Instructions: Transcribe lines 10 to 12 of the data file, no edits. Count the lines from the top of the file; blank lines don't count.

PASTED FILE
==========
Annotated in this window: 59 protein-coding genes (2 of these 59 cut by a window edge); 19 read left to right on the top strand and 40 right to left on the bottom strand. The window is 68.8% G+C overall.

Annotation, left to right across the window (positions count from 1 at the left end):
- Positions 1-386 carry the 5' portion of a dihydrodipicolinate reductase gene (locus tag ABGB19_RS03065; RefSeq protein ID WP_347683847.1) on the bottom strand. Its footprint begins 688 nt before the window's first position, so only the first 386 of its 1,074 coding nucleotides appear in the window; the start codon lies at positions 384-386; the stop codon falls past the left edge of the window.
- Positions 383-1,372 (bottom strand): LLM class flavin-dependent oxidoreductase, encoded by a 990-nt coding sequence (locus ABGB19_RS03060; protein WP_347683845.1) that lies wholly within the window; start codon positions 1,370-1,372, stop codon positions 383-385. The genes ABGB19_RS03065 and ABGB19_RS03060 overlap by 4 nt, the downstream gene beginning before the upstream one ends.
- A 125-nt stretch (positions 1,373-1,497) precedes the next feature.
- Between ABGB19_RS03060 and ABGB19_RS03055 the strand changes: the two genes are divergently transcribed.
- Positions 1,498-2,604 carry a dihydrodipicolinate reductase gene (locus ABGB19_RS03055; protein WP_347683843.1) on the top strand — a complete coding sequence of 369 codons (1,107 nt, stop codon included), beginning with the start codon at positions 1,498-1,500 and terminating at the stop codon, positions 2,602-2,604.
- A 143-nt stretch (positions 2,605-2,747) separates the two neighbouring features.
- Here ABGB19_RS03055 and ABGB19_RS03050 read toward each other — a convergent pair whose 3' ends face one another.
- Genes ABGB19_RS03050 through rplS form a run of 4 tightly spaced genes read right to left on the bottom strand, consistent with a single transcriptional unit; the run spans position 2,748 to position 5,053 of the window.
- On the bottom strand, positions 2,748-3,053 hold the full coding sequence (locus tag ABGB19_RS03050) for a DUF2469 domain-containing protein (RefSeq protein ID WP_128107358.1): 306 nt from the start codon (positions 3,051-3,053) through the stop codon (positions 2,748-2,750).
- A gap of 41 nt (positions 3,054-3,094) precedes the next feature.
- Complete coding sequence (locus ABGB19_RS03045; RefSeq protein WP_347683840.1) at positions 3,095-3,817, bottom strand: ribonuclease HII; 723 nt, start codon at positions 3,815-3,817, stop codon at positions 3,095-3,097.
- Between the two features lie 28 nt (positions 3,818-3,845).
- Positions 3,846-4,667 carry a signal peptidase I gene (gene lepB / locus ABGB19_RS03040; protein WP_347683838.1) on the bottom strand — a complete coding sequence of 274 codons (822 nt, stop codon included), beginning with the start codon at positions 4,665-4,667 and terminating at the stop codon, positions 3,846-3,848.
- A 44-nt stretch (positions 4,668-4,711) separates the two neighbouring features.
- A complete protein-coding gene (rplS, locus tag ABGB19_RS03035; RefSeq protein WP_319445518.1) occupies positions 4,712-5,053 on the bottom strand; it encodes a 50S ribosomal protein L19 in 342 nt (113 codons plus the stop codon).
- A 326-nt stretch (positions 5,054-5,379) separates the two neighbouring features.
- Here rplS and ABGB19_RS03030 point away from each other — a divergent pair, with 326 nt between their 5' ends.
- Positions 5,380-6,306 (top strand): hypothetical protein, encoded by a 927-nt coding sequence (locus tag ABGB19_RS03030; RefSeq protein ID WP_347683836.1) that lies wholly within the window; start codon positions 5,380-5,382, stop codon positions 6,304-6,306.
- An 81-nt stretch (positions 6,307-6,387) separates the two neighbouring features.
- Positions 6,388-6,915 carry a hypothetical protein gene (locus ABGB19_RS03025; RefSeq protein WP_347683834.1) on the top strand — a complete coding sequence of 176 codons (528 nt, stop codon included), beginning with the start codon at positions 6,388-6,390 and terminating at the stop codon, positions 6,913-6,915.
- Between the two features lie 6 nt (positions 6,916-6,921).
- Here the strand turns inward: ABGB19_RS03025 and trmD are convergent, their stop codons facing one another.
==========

- Genes ABGB19_RS03050 through rplS form a run of 4 tightly spaced genes read right to left on the bottom strand, consistent with a single transcriptional unit; the run spans position 2,748 to position 5,053 of the window.
- On the bottom strand, positions 2,748-3,053 hold the full coding sequence (locus tag ABGB19_RS03050) for a DUF2469 domain-containing protein (RefSeq protein ID WP_128107358.1): 306 nt from the start codon (positions 3,051-3,053) through the stop codon (positions 2,748-2,750).
- A gap of 41 nt (positions 3,054-3,094) precedes the next feature.